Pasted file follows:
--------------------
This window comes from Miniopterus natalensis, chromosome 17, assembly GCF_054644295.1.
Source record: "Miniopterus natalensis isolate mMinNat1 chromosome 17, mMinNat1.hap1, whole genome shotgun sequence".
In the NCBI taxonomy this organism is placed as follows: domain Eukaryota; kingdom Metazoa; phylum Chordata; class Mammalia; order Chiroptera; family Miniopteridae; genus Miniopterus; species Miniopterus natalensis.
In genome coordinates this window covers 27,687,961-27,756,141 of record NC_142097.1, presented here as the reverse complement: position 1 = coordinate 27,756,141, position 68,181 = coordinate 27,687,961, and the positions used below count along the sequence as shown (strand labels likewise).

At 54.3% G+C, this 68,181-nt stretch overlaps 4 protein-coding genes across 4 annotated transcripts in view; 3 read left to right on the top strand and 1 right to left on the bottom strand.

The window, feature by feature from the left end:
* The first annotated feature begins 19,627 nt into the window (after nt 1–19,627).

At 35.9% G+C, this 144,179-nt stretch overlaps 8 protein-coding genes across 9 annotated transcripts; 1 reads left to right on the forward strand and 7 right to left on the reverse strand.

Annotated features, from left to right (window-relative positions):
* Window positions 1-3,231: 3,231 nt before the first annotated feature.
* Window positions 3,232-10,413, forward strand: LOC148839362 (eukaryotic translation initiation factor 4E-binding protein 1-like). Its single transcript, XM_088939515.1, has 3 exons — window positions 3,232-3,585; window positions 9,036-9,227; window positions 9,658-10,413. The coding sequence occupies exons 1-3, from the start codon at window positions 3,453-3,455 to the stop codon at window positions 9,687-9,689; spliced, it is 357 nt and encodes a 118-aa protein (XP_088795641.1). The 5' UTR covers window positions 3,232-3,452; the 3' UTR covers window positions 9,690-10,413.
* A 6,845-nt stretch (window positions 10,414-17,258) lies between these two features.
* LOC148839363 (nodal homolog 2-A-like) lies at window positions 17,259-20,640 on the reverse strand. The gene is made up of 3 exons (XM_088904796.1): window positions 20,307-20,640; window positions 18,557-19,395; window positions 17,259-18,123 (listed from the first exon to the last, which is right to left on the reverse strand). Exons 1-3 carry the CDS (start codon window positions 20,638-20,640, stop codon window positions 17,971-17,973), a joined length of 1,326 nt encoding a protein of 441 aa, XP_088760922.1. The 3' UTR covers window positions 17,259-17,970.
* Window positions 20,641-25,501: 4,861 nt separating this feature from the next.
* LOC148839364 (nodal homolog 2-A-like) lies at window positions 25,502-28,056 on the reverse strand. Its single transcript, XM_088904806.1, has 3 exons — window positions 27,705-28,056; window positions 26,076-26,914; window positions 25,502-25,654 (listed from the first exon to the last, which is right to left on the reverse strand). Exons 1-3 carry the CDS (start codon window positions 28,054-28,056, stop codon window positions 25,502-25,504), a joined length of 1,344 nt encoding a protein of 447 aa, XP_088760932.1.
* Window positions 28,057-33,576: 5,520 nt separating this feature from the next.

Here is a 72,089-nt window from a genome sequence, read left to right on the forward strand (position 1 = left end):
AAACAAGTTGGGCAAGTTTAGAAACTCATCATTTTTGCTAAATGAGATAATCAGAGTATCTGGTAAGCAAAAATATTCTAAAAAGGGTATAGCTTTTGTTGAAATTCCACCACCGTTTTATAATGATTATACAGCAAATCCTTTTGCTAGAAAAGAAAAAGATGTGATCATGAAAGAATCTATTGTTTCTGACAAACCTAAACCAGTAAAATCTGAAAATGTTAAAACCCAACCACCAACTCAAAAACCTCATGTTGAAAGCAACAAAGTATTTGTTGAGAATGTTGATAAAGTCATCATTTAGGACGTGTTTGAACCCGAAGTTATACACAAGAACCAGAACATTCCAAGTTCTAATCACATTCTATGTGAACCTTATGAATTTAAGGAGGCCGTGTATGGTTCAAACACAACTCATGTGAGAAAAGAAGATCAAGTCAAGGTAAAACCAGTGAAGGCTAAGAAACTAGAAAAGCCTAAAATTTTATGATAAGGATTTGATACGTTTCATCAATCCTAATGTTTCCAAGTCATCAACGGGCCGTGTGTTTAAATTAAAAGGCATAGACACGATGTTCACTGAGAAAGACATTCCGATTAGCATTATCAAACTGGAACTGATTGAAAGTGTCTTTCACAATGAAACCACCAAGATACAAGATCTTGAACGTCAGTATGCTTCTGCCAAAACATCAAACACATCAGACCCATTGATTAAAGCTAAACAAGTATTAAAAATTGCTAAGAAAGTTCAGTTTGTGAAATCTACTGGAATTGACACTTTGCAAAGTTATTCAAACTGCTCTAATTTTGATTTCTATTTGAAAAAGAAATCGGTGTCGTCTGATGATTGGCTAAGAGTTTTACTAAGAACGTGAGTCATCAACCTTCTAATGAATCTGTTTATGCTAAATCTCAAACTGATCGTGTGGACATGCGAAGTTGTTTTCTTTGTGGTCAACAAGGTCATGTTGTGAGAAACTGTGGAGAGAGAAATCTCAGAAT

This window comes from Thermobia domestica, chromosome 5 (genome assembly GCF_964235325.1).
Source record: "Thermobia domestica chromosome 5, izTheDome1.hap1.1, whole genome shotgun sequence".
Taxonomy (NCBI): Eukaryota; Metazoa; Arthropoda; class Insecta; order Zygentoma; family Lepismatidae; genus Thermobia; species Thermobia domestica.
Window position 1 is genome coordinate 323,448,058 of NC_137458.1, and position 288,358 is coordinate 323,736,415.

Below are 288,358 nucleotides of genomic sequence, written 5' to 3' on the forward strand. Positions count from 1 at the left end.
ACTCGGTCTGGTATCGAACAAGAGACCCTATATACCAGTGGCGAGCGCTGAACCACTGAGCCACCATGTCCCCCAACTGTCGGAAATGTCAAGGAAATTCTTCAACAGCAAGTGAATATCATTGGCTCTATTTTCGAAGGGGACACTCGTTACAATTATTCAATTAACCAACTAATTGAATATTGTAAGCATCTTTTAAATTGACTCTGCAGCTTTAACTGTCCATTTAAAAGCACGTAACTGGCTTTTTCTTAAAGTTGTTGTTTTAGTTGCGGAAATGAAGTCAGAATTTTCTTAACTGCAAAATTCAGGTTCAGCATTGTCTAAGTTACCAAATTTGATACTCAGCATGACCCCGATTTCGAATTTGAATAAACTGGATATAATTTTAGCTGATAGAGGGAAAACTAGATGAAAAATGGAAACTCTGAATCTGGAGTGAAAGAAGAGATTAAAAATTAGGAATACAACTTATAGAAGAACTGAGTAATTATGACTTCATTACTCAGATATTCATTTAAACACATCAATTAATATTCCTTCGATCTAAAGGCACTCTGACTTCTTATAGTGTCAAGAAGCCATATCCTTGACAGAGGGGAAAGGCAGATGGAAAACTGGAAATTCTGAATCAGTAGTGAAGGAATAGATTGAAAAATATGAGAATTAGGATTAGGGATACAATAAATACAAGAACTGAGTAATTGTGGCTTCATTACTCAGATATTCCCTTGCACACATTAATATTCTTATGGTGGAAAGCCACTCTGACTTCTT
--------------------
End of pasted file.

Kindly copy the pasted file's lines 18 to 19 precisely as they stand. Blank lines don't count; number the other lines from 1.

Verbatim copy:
AAACAAGTTGGGCAAGTTTAGAAACTCATCATTTTTGCTAAATGAGATAATCAGAGTATCTGGTAAGCAAAAATATTCTAAAAAGGGTATAGCTTTTGTTGAAATTCCACCACCGTTTTATAATGATTATACAGCAAATCCTTTTGCTAGAAAAGAAAAAGATGTGATCATGAAAGAATCTATTGTTTCTGACAAACCTAAACCAGTAAAATCTGAAAATGTTAAAACCCAACCACCAACTCAAAAACCTCATGTTGAAAGCAACAAAGTATTTGTTGAGAATGTTGATAAAGTCATCATTTAGGACGTGTTTGAACCCGAAGTTATACACAAGAACCAGAACATTCCAAGTTCTAATCACATTCTATGTGAACCTTATGAATTTAAGGAGGCCGTGTATGGTTCAAACACAACTCATGTGAGAAAAGAAGATCAAGTCAAGGTAAAACCAGTGAAGGCTAAGAAACTAGAAAAGCCTAAAATTTTATGATAAGGATTTGATACGTTTCATCAATCCTAATGTTTCCAAGTCATCAACGGGCCGTGTGTTTAAATTAAAAGGCATAGACACGATGTTCACTGAGAAAGACATTCCGATTAGCATTATCAAACTGGAACTGATTGAAAGTGTCTTTCACAATGAAACCACCAAGATACAAGATCTTGAACGTCAGTATGCTTCTGCCAAAACATCAAACACATCAGACCCATTGATTAAAGCTAAACAAGTATTAAAAATTGCTAAGAAAGTTCAGTTTGTGAAATCTACTGGAATTGACACTTTGCAAAGTTATTCAAACTGCTCTAATTTTGATTTCTATTTGAAAAAGAAATCGGTGTCGTCTGATGATTGGCTAAGAGTTTTACTAAGAACGTGAGTCATCAACCTTCTAATGAATCTGTTTATGCTAAATCTCAAACTGATCGTGTGGACATGCGAAGTTGTTTTCTTTGTGGTCAACAAGGTCATGTTGTGAGAAACTGTGGAGAGAGAAATCTCAGAAT

This window comes from Thermobia domestica, chromosome 5 (genome assembly GCF_964235325.1).